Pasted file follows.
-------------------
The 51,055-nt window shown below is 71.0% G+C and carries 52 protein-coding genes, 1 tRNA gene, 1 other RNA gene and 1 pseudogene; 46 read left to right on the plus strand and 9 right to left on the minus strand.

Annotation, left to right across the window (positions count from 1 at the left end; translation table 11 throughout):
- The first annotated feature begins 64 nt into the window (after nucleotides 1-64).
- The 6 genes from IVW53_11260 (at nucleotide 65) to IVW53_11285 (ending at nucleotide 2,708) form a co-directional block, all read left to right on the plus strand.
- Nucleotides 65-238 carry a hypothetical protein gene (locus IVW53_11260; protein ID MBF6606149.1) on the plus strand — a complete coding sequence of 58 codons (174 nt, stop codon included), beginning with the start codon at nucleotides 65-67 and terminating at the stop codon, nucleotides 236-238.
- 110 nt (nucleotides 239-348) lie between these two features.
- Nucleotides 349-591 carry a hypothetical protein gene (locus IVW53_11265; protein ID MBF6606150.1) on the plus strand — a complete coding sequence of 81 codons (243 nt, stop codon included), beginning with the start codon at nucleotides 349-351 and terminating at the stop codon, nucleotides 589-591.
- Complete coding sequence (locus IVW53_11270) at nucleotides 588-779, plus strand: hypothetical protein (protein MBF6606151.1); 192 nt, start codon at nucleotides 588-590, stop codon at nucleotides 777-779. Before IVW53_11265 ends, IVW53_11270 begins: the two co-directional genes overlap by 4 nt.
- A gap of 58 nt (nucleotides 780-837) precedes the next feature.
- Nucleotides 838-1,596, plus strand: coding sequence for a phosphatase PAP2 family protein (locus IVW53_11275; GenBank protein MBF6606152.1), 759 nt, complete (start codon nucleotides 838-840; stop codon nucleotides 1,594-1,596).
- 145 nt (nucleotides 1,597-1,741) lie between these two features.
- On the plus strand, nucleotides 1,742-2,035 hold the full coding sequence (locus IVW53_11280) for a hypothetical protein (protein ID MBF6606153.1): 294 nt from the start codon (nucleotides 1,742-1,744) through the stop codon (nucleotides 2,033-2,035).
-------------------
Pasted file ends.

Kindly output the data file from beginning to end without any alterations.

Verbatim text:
The 51,055-nt window shown below is 71.0% G+C and carries 52 protein-coding genes, 1 tRNA gene, 1 other RNA gene and 1 pseudogene; 46 read left to right on the plus strand and 9 right to left on the minus strand.

Annotation, left to right across the window (positions count from 1 at the left end; translation table 11 throughout):
- The first annotated feature begins 64 nt into the window (after nucleotides 1-64).
- The 6 genes from IVW53_11260 (at nucleotide 65) to IVW53_11285 (ending at nucleotide 2,708) form a co-directional block, all read left to right on the plus strand.
- Nucleotides 65-238 carry a hypothetical protein gene (locus IVW53_11260; protein ID MBF6606149.1) on the plus strand — a complete coding sequence of 58 codons (174 nt, stop codon included), beginning with the start codon at nucleotides 65-67 and terminating at the stop codon, nucleotides 236-238.
- 110 nt (nucleotides 239-348) lie between these two features.
- Nucleotides 349-591 carry a hypothetical protein gene (locus IVW53_11265; protein ID MBF6606150.1) on the plus strand — a complete coding sequence of 81 codons (243 nt, stop codon included), beginning with the start codon at nucleotides 349-351 and terminating at the stop codon, nucleotides 589-591.
- Complete coding sequence (locus IVW53_11270) at nucleotides 588-779, plus strand: hypothetical protein (protein MBF6606151.1); 192 nt, start codon at nucleotides 588-590, stop codon at nucleotides 777-779. Before IVW53_11265 ends, IVW53_11270 begins: the two co-directional genes overlap by 4 nt.
- A gap of 58 nt (nucleotides 780-837) precedes the next feature.
- Nucleotides 838-1,596, plus strand: coding sequence for a phosphatase PAP2 family protein (locus IVW53_11275; GenBank protein MBF6606152.1), 759 nt, complete (start codon nucleotides 838-840; stop codon nucleotides 1,594-1,596).
- 145 nt (nucleotides 1,597-1,741) lie between these two features.
- On the plus strand, nucleotides 1,742-2,035 hold the full coding sequence (locus IVW53_11280) for a hypothetical protein (protein ID MBF6606153.1): 294 nt from the start codon (nucleotides 1,742-1,744) through the stop codon (nucleotides 2,033-2,035).